Finally, other than price, has anyone seen a neutral comaprison of Boom Recorder and MetaCorder?  Thanks all!

Phil

Regarding the use of 2 FW drives with the hardware interface, like the Ultralite or the Traveler, I have done this but it must not be with bus-powered drives. I have not demonstrated whether there is any track count limitations with this setup. For most all audio and video work it is almost always recommended that the boot drive have the application and system resources (which would be your host computer, the PowerBook, iBook, MacBook Pro or Mac Mini) and another drive for all media files. I believe that both Metacorder and BoomRecorder utilize large buffer routines and cache to allow for the use of many different sorts of drives. I do know that some have used Firewire for the hardware interface and then have used USB for the external drive (the feeling being that this is preferable if there is only one channel of FW on the computer) but I would not do this. I am not a big fan of USB and I have been told that USB can consume more system resources in its operation which would seem to be a caution not to use USB in CPU intensive operations.

I am in the process of trying to evaluate, from users, the differences (other than price, of course) between Metacorder and BoomRecorder. One of the difficulties in doing this is that the Take Vos, the creator and develper of BoomRecorder, is in a constant state of development so it seems. Metacorder is a far more mature product and to the best of my knowledge has a feature set that is pretty much in place (and not undergoing constant revisions or additions). Anyone who uses either Metacorder or BoomRecorder should feel free to post their experiences here so we can get a little closer to a real world evaluation.

Regards,  Jeff Wexler

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Philip,

Same question for you...do you use it for primary recording or backup? 

Basically, I'm wondering if either Boom Recorder or Metacorder can become a "poor man's" Deva for more than 4 track (SD744) recording.  I'm not yet in the position of being able to justify a Deva IV or V, but would still like to be able to offer 6-8 track recording (probably using the HD-P2 as my backup).

Thanks again to all for the info provided so far.

Phil

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I have been daisy chaining a f/w bus powered Lacie mobile f/w drive through my Traveler for close to a year.  There is nothing wrong with doing this.  It works fine.  This Lacie is my primary drive.  I have recorded up to 8 tracks without any problems.

As well, I simultaneously (as in not mirrored, but simultaneous) record onto a second drive as a b/u.  I have used both the f/w 800 bus and the USB bus for the 2nd drive.  Even 2 drives simultaneously recording 8 tracks has not been a problem for my Powerbook.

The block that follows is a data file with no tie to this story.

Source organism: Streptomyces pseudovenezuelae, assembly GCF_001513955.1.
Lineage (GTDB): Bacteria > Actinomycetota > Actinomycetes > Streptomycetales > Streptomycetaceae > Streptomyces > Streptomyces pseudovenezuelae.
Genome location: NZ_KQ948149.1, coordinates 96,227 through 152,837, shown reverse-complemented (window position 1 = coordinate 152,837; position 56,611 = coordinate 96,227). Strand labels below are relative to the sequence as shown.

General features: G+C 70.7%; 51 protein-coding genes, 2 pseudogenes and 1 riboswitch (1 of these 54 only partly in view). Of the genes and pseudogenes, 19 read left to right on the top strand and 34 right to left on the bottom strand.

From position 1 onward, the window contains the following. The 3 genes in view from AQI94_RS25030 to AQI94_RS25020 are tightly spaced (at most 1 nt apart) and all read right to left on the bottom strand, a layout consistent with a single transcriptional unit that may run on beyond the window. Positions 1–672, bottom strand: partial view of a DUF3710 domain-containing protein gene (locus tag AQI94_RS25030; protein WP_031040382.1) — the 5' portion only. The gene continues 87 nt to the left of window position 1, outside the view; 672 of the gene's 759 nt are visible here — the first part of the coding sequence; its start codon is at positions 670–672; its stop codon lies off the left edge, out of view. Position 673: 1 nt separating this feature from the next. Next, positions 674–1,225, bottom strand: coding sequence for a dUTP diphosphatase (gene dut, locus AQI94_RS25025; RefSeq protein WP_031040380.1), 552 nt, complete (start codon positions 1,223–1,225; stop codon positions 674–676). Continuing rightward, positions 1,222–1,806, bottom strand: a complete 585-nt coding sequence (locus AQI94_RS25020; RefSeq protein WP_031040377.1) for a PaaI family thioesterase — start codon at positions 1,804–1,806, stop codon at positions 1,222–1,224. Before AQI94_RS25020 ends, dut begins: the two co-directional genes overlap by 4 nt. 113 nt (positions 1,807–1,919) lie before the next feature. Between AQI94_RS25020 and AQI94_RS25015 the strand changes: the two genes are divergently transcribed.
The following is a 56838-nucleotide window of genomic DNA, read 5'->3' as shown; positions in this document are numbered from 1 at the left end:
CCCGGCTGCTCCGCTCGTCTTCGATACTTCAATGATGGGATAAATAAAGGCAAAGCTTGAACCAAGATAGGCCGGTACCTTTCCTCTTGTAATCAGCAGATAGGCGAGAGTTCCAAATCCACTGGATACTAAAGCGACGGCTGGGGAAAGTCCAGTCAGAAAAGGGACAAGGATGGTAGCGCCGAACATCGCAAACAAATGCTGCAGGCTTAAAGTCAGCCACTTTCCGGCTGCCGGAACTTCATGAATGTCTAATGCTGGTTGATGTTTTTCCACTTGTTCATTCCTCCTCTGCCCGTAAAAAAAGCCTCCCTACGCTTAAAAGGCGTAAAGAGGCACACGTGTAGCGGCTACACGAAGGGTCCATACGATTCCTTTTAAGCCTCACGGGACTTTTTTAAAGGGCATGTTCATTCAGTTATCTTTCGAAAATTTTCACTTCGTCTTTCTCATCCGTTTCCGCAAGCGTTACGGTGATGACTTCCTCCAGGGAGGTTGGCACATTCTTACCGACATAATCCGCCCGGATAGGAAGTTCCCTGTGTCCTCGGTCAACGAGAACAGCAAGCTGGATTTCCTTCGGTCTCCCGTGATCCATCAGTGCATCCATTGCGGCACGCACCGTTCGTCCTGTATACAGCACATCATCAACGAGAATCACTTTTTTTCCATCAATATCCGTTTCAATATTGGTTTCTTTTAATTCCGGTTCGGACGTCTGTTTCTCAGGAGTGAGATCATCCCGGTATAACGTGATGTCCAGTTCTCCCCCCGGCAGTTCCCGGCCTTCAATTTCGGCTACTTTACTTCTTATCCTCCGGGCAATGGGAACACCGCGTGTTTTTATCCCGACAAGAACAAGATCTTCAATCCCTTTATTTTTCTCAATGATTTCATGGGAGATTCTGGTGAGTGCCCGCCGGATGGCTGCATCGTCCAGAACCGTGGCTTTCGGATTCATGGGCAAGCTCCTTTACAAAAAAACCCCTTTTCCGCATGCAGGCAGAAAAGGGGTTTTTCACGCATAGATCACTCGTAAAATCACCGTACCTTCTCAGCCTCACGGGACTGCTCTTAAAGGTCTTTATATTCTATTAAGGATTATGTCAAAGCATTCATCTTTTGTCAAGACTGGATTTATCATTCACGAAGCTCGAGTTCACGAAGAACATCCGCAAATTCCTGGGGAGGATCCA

As Jeff mentioned, it is NOT a good idea to record on your boot drive.

The advantages of recording to external drives are:

- Not fragmenting/taxing your boot drive.

- If your computer fails, crashes, or otherwise self destructs, you still have the day's data and are not left trying to determine how to recover it.

Best,

Darren

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Philip,

Same question for you...do you use it for primary recording or backup? 

Basically, I'm wondering if either Boom Recorder or Metacorder can become a "poor man's" Deva for more than 4 track (SD744) recording.  I'm not yet in the position of being able to justify a Deva IV or V, but would still like to be able to offer 6-8 track recording (probably using the HD-P2 as my backup).

Thanks again to all for the info provided so far.

Phil

Check in over at the Metacorder (Yahoo) forum--lots of people using Metacorder as a primary recording medium.  In the long-duration (concert) recordings I've done I ran the P2 as well, but mostly so I had a simultaneous 16 bit/44.1k version of the scratch mix for making audio CDs from without downconverting the 24 bit MC files.  There are many other people besides Darren B doing large projects on Metacorder every day.  I don't know  folks using Boom Recorder as the primary recorder, but it must be happening as well.

Philip Perkins

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For me, the lack of timing features in the Ultralite made me get a Traveler recently.

Ultralite = no AES, no word clock = no sample-accurate timing

Brian

No ADAT either, so you cannnot feed this interface multi-track digital audio from a digital mixing board.  The Traveler has 12 digital inputs and 12 digital outputs.  The Ultralight only has 2 channels of spdif.

No word clock, no AES, and no ADAT, does leave you without much in the way of clocking options.  You can clock it via SMPTE, or SPDIF, or probably your computer as well.  Or it can be the master.  However it wouldn't make a very effective master as it can only output its clock via SPDIF.

It appears as though the Ultralight is intended for only the most basic of setups.

-Darren